Desperate for peace

Photo © 2021 Sasha Hoffman; edited with Prisma app

Chapter 1

The year 2017 had been a rough one. I had started a job at a big auto insurance company as a call center rep; the job paid pretty well and was more than I’d ever made before. It carried its own price, though. After only seven months, I was desperately trying to contain the massive anxiety that the job caused. I’m a very sensitive person who takes on the emotions and energy of those around me, so when I had to sit at a desk for 8 hours and take calls from people at some of the worst times in their lives – at the scene of an accident – trying to calm panicking or angry people to gather information was extremely upsetting and stressful. I empathized with them as they looked to me for help, and I couldn’t handle the emotional flood.

I tried meditation and calming apps before I went into my daily shift, and even chose the night shift to reduce the call volume I would have to endure. Towards the end of my seven months there, I started seeking ways to contain the destruction my nervous system was undergoing – trying to transfer to an internal company position that dealt with documents instead of being on the phones, and starting up counseling sessions again after years away from the short bursts of therapy I’ve sought over my lifetime. I’ve had anxiety my entire life, since I was a little kid, and I’d never experienced the level of debilitating panic and fear that I developed going into that job. I would go to my weekly counseling sessions and would already be crying in the lobby while I waited to go into the counselor’s office.

I was an emotional wreck, and though I wanted to stay for the money I was making, the job was sending me down the path to a mental breakdown. I was consumed with the need to find peace within myself and in my life.

One Saturday I was driving into work and could feel the panic attack building. My panic attacks always manifest as an uncontrollable urge to cry, and I’m not someone who cries easily. As I was struggling to keep down the tears, I decided to stop at my parents’ house to see Penny, their spunky little mini Australian Shepherd/Chihuahua mix. When I had moved back to the Pacific Northwest, I had stayed with my parents until I could get a job and an apartment, and I had bonded strongly with Penny. So as I drove to their house, which was just a few short minutes from my job, I was being drawn toward the only comfort I knew could help – the love of an animal.

I entered the house and immediately found Penny on the couch. She’s always excited to see me, and I just crouched before her and put my face in her fur and gave her pets and scratches. I was ready to burst. My dad was there and said hello. He was just saying how he didn’t expect to see me today and asked how I was doing, and I was just silent for a moment – I couldn’t speak. I just started uncontrollably crying into Penny.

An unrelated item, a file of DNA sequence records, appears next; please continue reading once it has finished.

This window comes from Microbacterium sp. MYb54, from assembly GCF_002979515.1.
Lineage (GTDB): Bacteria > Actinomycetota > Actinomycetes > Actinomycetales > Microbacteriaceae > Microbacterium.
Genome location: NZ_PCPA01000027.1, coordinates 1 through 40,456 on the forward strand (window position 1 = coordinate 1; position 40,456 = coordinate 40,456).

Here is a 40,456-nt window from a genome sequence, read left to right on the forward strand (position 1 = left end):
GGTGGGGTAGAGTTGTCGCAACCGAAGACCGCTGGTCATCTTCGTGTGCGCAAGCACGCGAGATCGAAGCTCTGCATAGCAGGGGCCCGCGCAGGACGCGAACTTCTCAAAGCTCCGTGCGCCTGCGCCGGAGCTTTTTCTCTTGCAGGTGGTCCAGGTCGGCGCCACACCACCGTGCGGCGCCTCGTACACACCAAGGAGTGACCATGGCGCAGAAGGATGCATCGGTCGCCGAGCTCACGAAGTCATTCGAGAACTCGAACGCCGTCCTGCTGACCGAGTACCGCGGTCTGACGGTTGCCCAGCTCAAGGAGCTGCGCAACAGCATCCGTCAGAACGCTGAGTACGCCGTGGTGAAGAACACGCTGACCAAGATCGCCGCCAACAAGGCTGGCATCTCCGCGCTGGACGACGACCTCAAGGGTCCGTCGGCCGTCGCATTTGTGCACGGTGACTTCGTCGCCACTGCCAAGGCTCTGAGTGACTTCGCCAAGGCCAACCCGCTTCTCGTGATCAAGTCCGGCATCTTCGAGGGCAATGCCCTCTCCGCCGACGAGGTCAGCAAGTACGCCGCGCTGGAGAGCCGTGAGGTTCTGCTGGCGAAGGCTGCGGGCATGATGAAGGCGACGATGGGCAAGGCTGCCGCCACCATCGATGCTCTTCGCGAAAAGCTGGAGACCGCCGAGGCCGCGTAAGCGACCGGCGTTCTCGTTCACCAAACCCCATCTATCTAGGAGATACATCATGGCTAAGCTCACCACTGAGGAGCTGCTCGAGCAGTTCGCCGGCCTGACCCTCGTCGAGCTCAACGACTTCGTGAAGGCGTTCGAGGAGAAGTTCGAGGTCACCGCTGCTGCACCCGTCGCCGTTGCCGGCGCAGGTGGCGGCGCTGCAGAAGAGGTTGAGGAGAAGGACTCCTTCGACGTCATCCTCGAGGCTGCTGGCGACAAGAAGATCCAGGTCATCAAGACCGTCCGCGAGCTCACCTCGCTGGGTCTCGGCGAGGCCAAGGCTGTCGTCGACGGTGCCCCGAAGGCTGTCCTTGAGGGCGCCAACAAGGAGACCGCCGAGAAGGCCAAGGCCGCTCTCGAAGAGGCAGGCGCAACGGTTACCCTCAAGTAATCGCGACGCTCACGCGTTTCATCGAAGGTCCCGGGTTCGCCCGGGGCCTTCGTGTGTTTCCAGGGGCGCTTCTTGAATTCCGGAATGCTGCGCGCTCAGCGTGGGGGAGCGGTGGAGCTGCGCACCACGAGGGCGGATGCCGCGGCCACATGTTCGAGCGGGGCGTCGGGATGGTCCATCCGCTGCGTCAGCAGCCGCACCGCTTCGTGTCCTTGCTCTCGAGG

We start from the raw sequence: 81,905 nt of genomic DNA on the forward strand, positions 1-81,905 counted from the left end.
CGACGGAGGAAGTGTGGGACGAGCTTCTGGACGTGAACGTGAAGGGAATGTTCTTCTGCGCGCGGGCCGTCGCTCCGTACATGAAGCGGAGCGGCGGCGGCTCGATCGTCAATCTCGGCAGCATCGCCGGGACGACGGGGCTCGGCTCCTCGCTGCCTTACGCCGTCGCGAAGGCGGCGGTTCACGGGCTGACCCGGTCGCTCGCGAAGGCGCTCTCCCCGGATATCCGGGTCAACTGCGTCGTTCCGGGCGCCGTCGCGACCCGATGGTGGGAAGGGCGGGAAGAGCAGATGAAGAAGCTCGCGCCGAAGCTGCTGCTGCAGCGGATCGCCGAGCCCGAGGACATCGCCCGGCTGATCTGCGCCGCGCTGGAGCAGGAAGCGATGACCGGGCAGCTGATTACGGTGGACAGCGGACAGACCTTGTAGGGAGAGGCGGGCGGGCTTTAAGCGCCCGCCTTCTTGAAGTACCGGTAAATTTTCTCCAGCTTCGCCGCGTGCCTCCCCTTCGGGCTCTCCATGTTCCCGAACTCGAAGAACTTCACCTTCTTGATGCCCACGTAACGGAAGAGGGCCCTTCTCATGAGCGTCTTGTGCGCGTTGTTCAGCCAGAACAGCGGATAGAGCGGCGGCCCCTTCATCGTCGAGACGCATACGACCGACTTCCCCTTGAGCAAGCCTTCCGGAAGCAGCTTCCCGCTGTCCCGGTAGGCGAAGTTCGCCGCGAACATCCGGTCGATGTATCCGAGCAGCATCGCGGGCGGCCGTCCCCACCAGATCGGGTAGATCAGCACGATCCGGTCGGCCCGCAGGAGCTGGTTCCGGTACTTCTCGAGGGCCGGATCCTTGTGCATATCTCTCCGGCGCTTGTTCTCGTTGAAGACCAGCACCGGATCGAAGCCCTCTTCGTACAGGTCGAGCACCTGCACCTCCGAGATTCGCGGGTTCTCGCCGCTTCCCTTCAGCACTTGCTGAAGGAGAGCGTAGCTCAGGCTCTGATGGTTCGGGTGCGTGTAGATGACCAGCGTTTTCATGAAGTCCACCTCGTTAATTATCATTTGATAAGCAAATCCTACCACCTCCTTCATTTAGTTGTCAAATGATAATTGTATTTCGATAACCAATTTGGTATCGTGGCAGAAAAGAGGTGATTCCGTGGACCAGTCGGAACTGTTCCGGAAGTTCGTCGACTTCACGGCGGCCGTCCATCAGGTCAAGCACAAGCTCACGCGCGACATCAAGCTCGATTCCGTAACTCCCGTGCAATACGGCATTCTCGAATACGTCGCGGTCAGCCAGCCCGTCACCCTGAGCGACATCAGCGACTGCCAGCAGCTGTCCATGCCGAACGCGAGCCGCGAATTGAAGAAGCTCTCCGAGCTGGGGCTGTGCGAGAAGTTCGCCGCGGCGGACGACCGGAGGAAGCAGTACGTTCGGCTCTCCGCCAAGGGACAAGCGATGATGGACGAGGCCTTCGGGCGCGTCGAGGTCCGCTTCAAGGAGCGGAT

I think it shocked my dad – like I said, I don’t cry often or in front of people if I can help it. But he came over and asked what was wrong. I just poured out the feelings I’d been having and the panic of forcing myself to go into that job. He just said, “Call in sick.”

That’s like blasphemy to me – a perfectionist and rule-follower who learned my strong work ethic from my parents. Call in sick if I wasn’t really sick?

But I was. Truly, my anxiety was eating me alive, and if I couldn’t function enough to have a conversation with my dad without bawling, how was I going to get it together enough to get on the phones with customers?

So that’s what I did, and it was a huge relief. But now I had to make a plan. I couldn’t continue this way, and all of the things I was doing to keep my anxiety under control were not working.

I put in my two weeks’ notice. Then I went into my next shift at work and sat at my desk. As the minutes ticked closer to 5 p.m., when I would have to turn on my availability to take calls, the panic just built in waves. I couldn’t do it. I started crying. My body was telling me enough. I couldn’t even start my notice, much less finish it. And I had to listen to that. That was the beginning of something I continue to work on now – trusting my emotions, my intuition, when I had spent years training myself to be numb, to shut down my emotions, and not trust my own brain when it came to decisions in life. I had to walk away from a good salary and find a new path.

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